ASIA/PAKISTAN - Prime Minister Imran Khan ensures the protection of religious minorities; for the Church "it is an encouraging step"

Thursday, 1 August 2019 islam   religious minorities   citizenship   human rights

Karachi (Agenzia Fides) - "The speech of Prime Minister Imran Khan is very encouraging and gives a new hope to the religious minorities living in Pakistan. In the past also the leaderships said such nice words but were not able to fulfill them": this is what Bishop Samson Shukardin OFM, at the head of the Catholic Diocese of Hyderabad said to Fides. "We were born and brought up in Pakistan", adds the Bishop "but we still do not get equal rights, it is a sad reality. I hope and pray that the Prime Minister can really put his declarations of intent into practice, since as religious minority in Pakistan we need the protection of our people and places of worship".
The Franciscan bishop declares, however, that he appreciates the initiatives and provisions that the government led by Imran Khan is already implementing for the benefit of religious minorities.

In his speech at the meeting held on July 29th at the Presidential Residence in Islamabad to celebrate in advance Minorities Day - a celebration that will be celebrated on August 11th in the rest of the country - Imran Khan stressed that it is obligatory for Muslims to "provide protection to the people of religious minorities and provide them their basic rights, freedom and justice. "We have to learn from the time of Madina, 1400 years ago, how our Prophet Muhammad treated the minorities living in the state. We must follow Prophet Muhammad’s approach with minorities. He formed a welfare state that was promoting compassion, humanity, justice and rights for everyone.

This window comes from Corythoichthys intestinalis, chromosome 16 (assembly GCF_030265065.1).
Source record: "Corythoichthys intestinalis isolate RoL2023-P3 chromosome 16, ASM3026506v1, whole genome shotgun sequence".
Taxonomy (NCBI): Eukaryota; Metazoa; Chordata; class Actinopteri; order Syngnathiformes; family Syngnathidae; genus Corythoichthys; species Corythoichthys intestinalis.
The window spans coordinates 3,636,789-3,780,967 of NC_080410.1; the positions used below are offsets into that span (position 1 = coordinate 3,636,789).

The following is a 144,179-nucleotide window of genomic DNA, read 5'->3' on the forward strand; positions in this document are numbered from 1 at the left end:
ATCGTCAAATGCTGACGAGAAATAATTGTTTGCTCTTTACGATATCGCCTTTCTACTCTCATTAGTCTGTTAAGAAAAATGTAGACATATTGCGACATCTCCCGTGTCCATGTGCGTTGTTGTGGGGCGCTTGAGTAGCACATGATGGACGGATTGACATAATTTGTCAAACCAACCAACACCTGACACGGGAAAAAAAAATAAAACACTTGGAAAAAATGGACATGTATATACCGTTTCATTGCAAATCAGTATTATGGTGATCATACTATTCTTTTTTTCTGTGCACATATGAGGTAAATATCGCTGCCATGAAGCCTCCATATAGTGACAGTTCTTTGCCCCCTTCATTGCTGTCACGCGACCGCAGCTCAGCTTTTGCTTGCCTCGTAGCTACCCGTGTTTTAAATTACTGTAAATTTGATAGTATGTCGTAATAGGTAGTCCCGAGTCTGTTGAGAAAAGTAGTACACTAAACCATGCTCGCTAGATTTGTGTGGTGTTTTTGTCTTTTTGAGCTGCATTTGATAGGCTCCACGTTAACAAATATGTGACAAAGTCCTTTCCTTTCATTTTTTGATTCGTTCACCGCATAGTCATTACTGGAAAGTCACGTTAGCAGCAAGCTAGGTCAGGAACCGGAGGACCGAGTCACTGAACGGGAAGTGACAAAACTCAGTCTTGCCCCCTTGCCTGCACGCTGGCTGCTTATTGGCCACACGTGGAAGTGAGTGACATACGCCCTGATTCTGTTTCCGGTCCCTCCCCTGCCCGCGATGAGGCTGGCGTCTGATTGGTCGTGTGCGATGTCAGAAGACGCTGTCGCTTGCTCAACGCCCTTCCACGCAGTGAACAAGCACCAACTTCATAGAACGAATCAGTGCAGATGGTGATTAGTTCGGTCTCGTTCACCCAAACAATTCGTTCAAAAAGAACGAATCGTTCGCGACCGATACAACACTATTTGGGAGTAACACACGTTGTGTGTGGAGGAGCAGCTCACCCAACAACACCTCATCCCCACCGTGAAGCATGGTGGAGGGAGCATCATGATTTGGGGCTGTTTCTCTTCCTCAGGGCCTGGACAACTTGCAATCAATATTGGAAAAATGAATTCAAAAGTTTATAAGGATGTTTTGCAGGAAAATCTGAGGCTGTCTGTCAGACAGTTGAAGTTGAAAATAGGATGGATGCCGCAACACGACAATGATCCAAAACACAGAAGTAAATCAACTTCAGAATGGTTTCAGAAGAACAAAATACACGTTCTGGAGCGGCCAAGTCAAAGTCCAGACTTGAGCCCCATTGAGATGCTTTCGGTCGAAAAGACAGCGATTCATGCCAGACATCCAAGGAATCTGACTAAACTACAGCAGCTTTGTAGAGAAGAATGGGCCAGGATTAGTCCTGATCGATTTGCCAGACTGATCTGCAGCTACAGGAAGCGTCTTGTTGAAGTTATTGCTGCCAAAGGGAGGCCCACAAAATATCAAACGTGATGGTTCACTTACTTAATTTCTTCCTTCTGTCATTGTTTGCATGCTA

Imran Khan also added that in Islam no practice comparable to forced conversions is conceivable, since "God asked his messengers to spread the message, accepting it and becoming a believer is a free will of the person. We cannot force anyone to accept Islam under the threat of arms or persecution, or forcing religious minority women to convert after they have been kidnapped. Such acts cannot in any way be considered compatible with Islam. And those who work to convert people by force, kidnapping them or subjecting them to threats, show that they have no correct understanding of Islamic teachings".
The prime minister also indicated the importance of making a real rule of law in Pakistan: "If we have the rule of law", Imran Khan said in this regard, "most of our problems will be solved". And concluded by reassuring religious minorities, and recalling that "it is the Governments' responsibility to give you protection and make you feel that you are also equal citizens of this country. I assure you that our Government will not only protect you, but will also take care of the development of your places of worship".
Father Bonnie Mendes, a senior Catholic priest from the diocese of Faisalabad, points out that "the government of Imran speaks about making Pakistan a 'Modern Islamic Welfare State'. The Government will work to give religious minorities full citizenship. I hope that Government will act fast on their promises. And it will have to intervene forcefully on all those who are pushing people of religious minorities to conversion". (AG) (Agenzia Fides, 1/8/2019)